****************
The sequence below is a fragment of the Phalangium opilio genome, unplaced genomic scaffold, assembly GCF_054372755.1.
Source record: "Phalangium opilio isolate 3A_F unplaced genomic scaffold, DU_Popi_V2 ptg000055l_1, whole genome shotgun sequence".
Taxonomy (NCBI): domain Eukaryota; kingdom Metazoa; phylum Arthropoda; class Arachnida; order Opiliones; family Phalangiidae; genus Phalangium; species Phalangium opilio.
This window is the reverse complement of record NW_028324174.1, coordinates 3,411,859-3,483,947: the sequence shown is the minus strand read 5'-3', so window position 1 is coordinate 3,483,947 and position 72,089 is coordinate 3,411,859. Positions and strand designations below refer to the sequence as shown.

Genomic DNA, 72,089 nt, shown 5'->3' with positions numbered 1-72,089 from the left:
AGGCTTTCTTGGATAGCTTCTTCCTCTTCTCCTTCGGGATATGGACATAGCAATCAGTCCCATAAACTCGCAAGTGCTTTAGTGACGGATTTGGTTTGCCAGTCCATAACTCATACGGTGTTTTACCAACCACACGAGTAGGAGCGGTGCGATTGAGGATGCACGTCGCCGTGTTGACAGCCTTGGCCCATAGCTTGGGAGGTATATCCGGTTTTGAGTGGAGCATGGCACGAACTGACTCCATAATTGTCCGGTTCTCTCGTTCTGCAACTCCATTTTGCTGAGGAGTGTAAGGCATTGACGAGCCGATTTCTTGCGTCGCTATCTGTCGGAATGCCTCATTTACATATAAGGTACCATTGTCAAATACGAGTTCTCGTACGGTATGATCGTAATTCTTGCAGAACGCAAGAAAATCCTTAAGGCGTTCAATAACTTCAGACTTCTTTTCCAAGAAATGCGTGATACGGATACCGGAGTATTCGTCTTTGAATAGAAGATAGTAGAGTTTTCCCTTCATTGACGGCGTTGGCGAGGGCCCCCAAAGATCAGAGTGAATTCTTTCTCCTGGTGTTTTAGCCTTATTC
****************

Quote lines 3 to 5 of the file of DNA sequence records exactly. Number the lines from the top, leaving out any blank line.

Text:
Taxonomy (NCBI): domain Eukaryota; kingdom Metazoa; phylum Arthropoda; class Arachnida; order Opiliones; family Phalangiidae; genus Phalangium; species Phalangium opilio.
This window is the reverse complement of record NW_028324174.1, coordinates 3,411,859-3,483,947: the sequence shown is the minus strand read 5'-3', so window position 1 is coordinate 3,483,947 and position 72,089 is coordinate 3,411,859. Positions and strand designations below refer to the sequence as shown.

Genomic DNA, 72,089 nt, shown 5'->3' with positions numbered 1-72,089 from the left: